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EDIT: I simplified the example to use text inputs. Same error. Form fails to submit when an input is removed from the form. EDIT: Duplicated in Firefox 14. Chrome does not have same behaviour.

I have a multiple file upload form with jquery to add and remove file input elements from the form. If I remove one of the inputs the form.submit() function does not proceed. Below is simplified code using "text" inputs. And a Fiddle at http://jsfiddle.net/carbontax/rMMuE/

    <form id="form-foo" method="POST">
        <div id="input-container-container">
       </div>
    </form>
    <input type="button" id="add-text-input" value="ADD TEXT INPUT">
    <input type="button" id="submit" value="SUBMIT">

Script

    $('#submit').click(function() {
        $('#form-foo').submit();
    });

    $("#add-text-input").click(function() {
        var div = $('<div/>', {
            'class': 'input-container'
        }).append($('<button/>', {
            'class': 'delete-text-input',
            html: "X"
        }));
        var input = $('<input/>', {
            type: 'text',
            name: 'texts',
            'class': 'input-text'
        }).appendTo(div);
        div.appendTo($('#input-container-container'));
    });

    $('#form-foo').on('click', 'button.delete-text-input', function(e) {
        e.preventDefault();
        $(this).closest('div').remove();
    });
share|improve this question
    
Did you check for JS errors? If you're removing elements from the form, but not removing any JS code that specifically deals with those elements, you could end up with a bunch of errors. – Marc B Jul 20 '12 at 16:03
    
There are no errors. According to jquery docs. $.remove() removes all handlers as well as the HTML from the DOM. – carbontax Jul 20 '12 at 16:17

keep submit inside the form not outside..

<form id="form-foo" method="POST">
        <div id="input-container-container">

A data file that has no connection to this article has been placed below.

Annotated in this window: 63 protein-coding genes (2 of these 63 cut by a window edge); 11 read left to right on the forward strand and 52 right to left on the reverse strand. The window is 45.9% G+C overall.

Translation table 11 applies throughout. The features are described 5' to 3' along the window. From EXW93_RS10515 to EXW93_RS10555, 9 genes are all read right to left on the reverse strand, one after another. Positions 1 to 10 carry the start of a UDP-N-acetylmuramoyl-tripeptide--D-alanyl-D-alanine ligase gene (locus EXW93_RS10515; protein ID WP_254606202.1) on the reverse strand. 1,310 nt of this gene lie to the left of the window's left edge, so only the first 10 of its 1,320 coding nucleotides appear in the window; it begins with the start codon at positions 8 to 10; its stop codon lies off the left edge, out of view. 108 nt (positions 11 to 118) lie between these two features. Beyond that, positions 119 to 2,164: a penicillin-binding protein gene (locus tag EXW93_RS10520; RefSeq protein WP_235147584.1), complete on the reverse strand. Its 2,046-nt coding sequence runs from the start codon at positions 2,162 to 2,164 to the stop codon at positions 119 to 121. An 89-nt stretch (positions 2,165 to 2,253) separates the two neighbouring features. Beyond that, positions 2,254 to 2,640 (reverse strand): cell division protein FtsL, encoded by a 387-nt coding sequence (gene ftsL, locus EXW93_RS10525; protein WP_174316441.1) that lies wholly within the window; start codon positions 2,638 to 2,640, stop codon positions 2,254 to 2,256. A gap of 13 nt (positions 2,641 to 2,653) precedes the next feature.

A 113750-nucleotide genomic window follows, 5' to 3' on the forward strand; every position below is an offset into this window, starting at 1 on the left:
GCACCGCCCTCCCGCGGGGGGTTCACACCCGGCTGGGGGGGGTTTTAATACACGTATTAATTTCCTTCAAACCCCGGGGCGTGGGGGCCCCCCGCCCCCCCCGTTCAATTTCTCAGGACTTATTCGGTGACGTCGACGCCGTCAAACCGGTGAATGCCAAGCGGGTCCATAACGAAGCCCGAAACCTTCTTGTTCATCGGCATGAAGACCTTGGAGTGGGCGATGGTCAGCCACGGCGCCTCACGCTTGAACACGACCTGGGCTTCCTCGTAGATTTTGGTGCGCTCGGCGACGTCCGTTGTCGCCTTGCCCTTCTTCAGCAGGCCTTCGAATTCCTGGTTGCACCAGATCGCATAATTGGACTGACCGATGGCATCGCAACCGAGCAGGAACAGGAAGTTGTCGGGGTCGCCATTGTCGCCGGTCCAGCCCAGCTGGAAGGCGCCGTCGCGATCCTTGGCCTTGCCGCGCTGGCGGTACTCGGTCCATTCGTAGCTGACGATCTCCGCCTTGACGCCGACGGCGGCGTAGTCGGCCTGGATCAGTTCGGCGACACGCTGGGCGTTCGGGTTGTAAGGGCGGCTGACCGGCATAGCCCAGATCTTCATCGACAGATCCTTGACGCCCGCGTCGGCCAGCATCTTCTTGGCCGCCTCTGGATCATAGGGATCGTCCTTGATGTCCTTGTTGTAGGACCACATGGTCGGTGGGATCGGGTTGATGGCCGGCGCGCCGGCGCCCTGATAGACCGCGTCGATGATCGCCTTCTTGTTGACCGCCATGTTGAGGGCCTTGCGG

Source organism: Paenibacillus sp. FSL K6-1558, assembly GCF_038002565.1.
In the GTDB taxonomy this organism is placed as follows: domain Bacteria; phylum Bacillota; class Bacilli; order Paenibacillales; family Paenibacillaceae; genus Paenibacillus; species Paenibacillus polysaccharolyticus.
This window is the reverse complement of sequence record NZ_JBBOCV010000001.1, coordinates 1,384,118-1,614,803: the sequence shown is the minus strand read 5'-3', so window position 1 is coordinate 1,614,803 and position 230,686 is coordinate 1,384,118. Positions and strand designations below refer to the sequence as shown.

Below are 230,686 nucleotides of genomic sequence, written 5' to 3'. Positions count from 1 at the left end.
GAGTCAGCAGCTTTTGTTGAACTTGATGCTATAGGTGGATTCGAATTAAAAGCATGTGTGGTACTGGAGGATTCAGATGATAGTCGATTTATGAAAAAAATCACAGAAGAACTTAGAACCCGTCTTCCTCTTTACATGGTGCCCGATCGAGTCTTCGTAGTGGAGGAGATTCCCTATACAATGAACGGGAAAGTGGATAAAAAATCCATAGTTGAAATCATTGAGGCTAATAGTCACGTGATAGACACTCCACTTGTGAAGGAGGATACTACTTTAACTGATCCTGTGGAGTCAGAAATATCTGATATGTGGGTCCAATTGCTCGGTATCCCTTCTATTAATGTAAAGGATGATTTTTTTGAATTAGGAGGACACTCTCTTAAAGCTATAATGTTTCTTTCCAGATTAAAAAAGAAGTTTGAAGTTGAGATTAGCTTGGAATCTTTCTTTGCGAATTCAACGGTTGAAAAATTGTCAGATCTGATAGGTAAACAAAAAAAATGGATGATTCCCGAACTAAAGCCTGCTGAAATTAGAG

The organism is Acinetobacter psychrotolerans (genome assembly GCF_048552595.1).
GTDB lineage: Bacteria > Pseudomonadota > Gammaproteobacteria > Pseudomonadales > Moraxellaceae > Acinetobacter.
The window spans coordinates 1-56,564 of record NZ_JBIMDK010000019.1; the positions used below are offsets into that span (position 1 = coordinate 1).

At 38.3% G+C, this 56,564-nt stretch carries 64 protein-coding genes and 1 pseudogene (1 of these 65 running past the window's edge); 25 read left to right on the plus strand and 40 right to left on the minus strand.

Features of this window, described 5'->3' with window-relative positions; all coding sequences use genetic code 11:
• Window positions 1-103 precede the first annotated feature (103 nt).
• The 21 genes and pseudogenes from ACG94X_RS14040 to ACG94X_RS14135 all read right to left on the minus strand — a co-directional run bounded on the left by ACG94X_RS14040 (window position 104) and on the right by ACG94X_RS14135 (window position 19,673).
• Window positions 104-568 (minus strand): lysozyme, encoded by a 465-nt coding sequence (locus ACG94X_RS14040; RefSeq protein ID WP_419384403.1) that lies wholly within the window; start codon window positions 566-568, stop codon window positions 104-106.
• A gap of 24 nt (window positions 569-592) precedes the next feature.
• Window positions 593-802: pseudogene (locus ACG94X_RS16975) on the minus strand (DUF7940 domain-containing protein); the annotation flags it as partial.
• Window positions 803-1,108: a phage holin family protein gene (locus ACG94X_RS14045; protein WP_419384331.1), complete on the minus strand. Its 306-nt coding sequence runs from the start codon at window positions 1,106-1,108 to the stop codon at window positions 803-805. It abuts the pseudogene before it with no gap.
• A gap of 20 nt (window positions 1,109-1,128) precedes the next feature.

</div>

    <input type="button" id="submit" value="SUBMIT">
    </form>

submit

share|improve this answer
    
This is not suitable. I am simplifying my example. Submit is called on the form externally. – carbontax Jul 20 '12 at 16:59
    
+1 This was a helpful suggestion even though I cannot use it as is because I need to call submit() from outside the form. I still want to know why the submit() function stops working when an input is removed. – carbontax Jul 20 '12 at 17:30
up vote 2 down vote accepted

Satya Teja had a helpful suggestion to put the submit button inside the form, but I don't know why it works. In my case I need to submit the form indirectly, based on the outcome of another event. So here is the solution.

HTML: add a hidden submit button inside the form

    <form id="form-foo" method="POST">
        <div id="input-container-container">
       </div>
       <!-- workaround to allow submit after deleting a form element -->
       <input type="submit" id="form-foo-submit" style="display: none"/>
    </form>
    <input type="button" id="add-text-input" value="ADD TEXT INPUT">
    <input type="button" id="submit" value="SUBMIT">

Script. Instead of calling submit() on the form, call click() on the hidden submit button. Works in Firefox, Chrome and even IE6

    $('#submit').click(function() {
        // Instead of calling $('#form-foo').submit()
        $('#form-foo-submit').click();
    });

    $("#add-text-input").click(function() {
        var div = $('<div/>', {
            'class': 'input-container'
        }).append($('<button/>', {
            'class': 'delete-text-input',
            html: "X"
        }));
        var input = $('<input/>', {
            type: 'text',
            name: 'texts',
            'class': 'input-text'
        }).appendTo(div);
        div.appendTo($('#input-container-container'));
    });

    $('#form-foo').on('click', 'button.delete-text-input', function(e) {
        e.preventDefault();
        $(this).closest('div').remove();
    });
share|improve this answer

Since your inputs are on the outside of the form, none of them are submitted. Make sure all the data that you want to send are between the form tags.

share|improve this answer
    
+1 for answer and name. TurdPile - classic. – iambriansreed Jul 20 '12 at 16:15
    
Incorrect, TurdPile. Inputs are added inside the form. Note this line: div.appendTo($('#input-container-container')); But it is a funny name. – carbontax Jul 20 '12 at 16:19

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